Statistical learning suffers from the so-called ``curse-of-dimensionality''
when applied to high-dimensional data:
The proportion of the training
data that lie in a fixed-radius neighborhood of a point decreases to zero at an exponential rate
with increasing dimension of the input space.
While it is impossible to ``break'' the curse-of-dimensionality in
we can frequently reduce the effective number of
dimensions by finding a suitable projection of the original data into
a simplified domain.
In this work, we design a new algorithm that determines this
projection automatically using ``kernel shaping''.
Specifically, we consider local linear estimates
and we estimate the optimal ``shape'' of the
weighting kernel using training data.
This idea is illustrated in
Figures 1 and 2.
The function on the left is sigmoidal along an index vector and constant
in directions orthogonal to . Therefore,
weighting kernel is shrunk
in the direction and stretched in the orthogonal direction (right),
thus minimizing the exposure of the kernel to the nonlinear variation.
Example of a single index model of the
The contours of are straight lines
orthogonal to .
The contours of an optimized weighting kernel is stretched in the orthogonal
We applied kernel shaping to a five- and a ten-dimensional toy example, and a third, real-world example.
On the two artificial data sets,
kernel shaping clearly outperformed local linear regression using a spherical kernel.
led to a
small performance improvement in the real-world example.
Gaussian Mixture Density Estimation
In another project, we consider Gaussian mixture density estimates of
It is well-known that unregularized density estimation using
Gaussian mixtures may well lead to overfitting: In the extreme case, the log-likelihood can go to infinity if the center of one Gaussian coincides with one of the data points and its variance approaches the null-matrix (see Figure , left). I compare three alternatives to deal with this situation:
Averaging can improve the performance of a predictor if the individual models are sufficiently diverse. I compare several resampling schemes to increase diversity including bagging.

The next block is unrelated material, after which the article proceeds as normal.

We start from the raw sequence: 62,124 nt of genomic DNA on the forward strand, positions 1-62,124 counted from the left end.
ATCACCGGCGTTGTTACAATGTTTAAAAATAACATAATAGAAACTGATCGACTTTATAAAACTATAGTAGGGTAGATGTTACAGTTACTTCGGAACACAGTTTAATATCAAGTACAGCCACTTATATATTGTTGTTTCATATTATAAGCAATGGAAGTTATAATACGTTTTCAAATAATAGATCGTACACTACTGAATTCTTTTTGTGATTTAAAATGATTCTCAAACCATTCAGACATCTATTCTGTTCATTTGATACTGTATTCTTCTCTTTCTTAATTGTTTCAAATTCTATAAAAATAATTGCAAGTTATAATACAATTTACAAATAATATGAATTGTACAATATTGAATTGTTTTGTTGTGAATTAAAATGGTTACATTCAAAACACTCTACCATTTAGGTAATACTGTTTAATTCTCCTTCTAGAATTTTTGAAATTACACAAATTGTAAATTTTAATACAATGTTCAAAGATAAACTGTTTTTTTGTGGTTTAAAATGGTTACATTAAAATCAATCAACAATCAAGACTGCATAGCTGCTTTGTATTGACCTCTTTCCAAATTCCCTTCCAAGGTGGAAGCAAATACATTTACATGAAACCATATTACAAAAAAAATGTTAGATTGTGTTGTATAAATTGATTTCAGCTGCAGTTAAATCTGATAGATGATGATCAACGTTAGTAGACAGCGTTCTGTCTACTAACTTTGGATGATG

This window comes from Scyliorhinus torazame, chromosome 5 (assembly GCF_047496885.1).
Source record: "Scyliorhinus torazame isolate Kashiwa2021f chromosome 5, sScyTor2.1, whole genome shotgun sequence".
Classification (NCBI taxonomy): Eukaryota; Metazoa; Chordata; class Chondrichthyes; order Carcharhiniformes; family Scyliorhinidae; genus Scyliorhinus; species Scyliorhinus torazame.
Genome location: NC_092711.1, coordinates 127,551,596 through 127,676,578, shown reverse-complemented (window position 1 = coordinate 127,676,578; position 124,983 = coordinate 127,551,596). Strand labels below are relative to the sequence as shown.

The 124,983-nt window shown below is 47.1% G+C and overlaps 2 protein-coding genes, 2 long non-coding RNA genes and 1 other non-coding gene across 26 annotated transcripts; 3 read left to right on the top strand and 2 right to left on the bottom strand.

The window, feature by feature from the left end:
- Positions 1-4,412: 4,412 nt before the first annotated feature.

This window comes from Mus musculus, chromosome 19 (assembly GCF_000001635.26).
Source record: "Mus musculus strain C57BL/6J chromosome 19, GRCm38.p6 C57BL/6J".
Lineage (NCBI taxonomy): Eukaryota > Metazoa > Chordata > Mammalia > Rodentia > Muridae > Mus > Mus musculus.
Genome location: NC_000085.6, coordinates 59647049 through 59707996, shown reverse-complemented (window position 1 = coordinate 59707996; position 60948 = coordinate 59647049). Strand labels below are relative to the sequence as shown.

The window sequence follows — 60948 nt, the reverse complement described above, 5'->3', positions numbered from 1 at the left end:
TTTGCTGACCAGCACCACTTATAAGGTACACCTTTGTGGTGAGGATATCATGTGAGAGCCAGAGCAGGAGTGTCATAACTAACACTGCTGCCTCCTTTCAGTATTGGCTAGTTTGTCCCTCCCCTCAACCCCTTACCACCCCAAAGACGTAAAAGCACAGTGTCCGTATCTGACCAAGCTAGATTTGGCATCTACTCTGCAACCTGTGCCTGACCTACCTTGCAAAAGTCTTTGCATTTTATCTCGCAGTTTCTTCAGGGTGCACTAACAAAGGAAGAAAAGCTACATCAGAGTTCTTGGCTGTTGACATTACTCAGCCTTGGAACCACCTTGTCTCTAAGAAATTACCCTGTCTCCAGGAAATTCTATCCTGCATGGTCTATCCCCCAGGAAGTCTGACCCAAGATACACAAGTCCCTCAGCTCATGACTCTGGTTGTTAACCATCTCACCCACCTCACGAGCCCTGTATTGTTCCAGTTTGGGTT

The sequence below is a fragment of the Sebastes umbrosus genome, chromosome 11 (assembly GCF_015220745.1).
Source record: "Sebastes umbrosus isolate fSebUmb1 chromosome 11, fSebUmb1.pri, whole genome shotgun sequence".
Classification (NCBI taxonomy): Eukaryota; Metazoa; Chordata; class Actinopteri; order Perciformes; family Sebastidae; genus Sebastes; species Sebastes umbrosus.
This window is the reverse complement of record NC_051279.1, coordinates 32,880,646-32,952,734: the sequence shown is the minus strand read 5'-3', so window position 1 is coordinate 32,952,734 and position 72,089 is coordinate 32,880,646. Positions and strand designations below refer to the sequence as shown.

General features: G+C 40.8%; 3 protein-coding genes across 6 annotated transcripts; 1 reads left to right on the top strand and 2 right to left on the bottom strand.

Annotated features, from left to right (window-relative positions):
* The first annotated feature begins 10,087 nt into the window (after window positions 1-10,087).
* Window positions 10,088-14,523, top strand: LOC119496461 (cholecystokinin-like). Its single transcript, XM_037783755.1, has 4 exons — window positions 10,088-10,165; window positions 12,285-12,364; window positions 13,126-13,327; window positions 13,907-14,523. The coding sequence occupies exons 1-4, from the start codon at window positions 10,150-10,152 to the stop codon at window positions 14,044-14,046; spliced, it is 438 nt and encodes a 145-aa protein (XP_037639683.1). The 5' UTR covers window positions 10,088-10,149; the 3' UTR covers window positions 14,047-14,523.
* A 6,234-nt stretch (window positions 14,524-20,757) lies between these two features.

Maximum Penalized Likelihood
An alternative approach is to add a penalty term to the log-likelihood function as a
regularizer. The maximum penalized likelihood approach is equivalent
to the maximum a posterior (MAP) parameter estimate in a Bayesian approach
if we interpret the penalty as the negative logarithm of the prior distribution.
In particular, if we choose the negative logarithm of a conjugate prior
as the penalty function,
we can derive EM update rules to obtain
the optimal parameter estimates.
Regularized density estimates using several hyper-parameters are shown in Figure (middle and right).
In a ``fully'' Bayesian approach we compute the predictive distribution by integrating with respect to the posterior
We use a Markov Chain Monte Carlo (MCMC) method for this purpose.
In detail, parameter values can be sampled hierarchically using ``data augmentation'' in the Gaussian mixture case.
estimate and regularized density estimates based on a Gaussian mixture
with 40 components.
Experiments using artificially generated and real-world medical data give that
maximum penalized likelihood always performed better than the
maximum likelihood approach. The Bayesian approach gave good
performance on a low-dimensional toy data set but failed on two
higher-dimensional problems with ten and six
Averaging clearly outperformed maximum penalized likelihood on the medical data set.
D. Ormoneit and V. Tresp.
Averaging, maximum penalized likelihood and Bayesian estimation for
improving Gaussian mixture probability density estimates.IEEE Transactions on Neural Networks, 9(4):639-650,